Revenu minimum d'insertion

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The Revenu minimum d'insertion (RMI) is a French form of social welfare. It is aimed at people without any income who are of working age but do not have any other rights to unemployment benefits (e.g. contributions-based unemployment benefits). It was created in 1988 by Jean-Michel Belorgey by the government of Michel Rocard (Socialist Party) and aimed at helping people who had the most problems with finding work.

Eligibility for RMI[edit]

The recipient of RMI must fulfil the following conditions:

  • be older than 25 or have children;
  • must commit to finding work within 3 months of the first payment of benefit;
  • live in France and, for non-EU nationals, have proof of having lived there for a minimum of five years;
  • not be a pupil, student, or in work experience;
  • not be married, in a civil union or a domestic partnership with someone who does not him/herself fulfil those conditions.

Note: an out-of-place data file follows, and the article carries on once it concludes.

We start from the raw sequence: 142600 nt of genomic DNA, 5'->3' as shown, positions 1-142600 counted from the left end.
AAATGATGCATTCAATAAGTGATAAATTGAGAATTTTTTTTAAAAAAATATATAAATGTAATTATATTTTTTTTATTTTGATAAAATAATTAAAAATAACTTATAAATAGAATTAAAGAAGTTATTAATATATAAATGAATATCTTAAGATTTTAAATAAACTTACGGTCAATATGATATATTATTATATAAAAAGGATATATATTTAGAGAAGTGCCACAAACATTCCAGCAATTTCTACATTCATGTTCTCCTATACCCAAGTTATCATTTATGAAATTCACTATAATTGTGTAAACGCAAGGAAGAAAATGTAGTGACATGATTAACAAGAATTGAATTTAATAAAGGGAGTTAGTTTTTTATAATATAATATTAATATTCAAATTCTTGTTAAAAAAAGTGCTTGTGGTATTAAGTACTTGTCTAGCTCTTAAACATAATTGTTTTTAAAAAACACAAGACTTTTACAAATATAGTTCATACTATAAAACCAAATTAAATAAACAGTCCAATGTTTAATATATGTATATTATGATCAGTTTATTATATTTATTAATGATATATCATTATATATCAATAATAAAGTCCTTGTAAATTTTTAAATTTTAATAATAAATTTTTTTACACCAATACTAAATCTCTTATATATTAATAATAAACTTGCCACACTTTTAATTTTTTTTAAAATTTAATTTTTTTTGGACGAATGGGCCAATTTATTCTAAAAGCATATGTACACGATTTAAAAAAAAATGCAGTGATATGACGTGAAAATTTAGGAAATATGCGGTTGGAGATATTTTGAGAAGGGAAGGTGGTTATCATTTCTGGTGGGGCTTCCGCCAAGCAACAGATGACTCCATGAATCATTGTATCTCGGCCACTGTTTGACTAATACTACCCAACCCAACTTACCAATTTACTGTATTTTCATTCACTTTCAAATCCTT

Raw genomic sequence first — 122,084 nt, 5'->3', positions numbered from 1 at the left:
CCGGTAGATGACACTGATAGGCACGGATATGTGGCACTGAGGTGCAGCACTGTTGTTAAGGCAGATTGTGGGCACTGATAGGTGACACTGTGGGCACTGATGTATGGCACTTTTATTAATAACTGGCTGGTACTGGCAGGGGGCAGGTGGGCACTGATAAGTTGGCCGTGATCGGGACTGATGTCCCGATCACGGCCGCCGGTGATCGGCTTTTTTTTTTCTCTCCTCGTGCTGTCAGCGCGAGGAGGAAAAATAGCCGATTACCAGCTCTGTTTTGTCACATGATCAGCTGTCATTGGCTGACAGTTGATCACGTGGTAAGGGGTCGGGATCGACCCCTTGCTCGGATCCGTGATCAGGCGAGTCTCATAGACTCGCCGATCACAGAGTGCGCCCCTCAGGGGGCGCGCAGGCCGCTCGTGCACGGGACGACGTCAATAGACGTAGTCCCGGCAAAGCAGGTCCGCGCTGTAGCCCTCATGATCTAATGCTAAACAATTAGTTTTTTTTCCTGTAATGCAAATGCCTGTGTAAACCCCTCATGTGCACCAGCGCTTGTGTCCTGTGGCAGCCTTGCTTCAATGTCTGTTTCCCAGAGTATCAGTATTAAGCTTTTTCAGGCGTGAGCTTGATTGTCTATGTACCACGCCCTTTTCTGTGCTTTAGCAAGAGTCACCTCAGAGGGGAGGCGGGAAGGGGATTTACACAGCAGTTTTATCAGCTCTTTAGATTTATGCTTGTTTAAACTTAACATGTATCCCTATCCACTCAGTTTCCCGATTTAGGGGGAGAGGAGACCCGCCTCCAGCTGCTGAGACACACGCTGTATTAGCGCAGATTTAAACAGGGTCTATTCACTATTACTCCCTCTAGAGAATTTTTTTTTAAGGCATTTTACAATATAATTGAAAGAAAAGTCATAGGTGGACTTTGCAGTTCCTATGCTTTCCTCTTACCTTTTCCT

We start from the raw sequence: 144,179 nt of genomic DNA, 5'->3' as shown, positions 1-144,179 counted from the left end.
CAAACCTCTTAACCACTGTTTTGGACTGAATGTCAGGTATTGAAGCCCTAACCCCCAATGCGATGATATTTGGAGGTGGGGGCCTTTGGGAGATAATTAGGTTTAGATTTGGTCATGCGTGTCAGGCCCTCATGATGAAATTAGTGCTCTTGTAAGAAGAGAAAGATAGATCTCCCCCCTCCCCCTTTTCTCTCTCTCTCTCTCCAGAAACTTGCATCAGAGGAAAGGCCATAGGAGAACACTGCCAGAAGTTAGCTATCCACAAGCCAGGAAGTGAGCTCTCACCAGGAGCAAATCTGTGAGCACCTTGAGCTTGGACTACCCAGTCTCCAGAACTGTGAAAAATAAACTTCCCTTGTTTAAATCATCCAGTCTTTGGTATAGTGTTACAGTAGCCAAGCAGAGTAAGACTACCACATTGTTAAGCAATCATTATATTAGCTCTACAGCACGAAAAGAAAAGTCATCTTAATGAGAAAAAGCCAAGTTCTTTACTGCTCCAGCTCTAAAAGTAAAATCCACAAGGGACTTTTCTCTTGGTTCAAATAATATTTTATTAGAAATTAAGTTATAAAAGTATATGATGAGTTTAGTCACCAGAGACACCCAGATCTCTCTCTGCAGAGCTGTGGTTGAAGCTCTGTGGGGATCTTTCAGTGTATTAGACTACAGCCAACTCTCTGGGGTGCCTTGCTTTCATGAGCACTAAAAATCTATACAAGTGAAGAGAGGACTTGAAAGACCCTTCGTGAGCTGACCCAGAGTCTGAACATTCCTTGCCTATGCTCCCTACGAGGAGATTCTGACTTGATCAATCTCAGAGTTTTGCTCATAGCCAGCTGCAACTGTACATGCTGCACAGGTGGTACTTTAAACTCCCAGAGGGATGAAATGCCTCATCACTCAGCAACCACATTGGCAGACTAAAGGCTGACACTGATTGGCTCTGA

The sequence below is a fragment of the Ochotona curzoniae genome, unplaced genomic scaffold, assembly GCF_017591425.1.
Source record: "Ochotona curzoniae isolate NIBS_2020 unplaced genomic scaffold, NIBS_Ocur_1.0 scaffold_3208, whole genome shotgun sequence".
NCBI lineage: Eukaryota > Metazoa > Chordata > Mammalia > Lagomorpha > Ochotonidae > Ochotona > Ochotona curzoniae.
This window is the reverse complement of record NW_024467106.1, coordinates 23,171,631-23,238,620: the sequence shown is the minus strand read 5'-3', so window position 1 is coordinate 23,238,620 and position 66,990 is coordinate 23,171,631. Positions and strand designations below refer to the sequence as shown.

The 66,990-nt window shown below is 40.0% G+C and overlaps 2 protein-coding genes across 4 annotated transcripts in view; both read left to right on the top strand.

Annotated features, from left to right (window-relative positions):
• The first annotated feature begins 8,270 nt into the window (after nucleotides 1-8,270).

Evolution of RMI[edit]

According to an INSEE 2001 study, a quarter of the RMI beneficents had an employ or a remunerated "stage." During the 21 months preceding the study, half of the beneficents passed through a period of employment, generally part-time, and a quarter only CDI (Indeterminate Length Contract). The medium wage of these active people was of 610 Euros (after paying taxes).[1]

In 1994, in metropolitan France, the number of claimants of RMI was 783,436; ten years later (in June 2004), it had increased to 1,041,026. In the DOM, it was 105,033 in 1994, and 152,892 in June 2004.[2] By 31 December 2005, the figure stood at 1,112,400.[3] From December 2004 to December 2005, the number of RMI claimants increased by 4,7% according to the Secours catholique NGO[4]

In 2004, the government of Jean-Pierre Raffarin created the Revenu minimum d'activité (RMA) which is designed to replace the RMI. The RMA enforces much more strictly the obligations of claimants to find work.

See also[edit]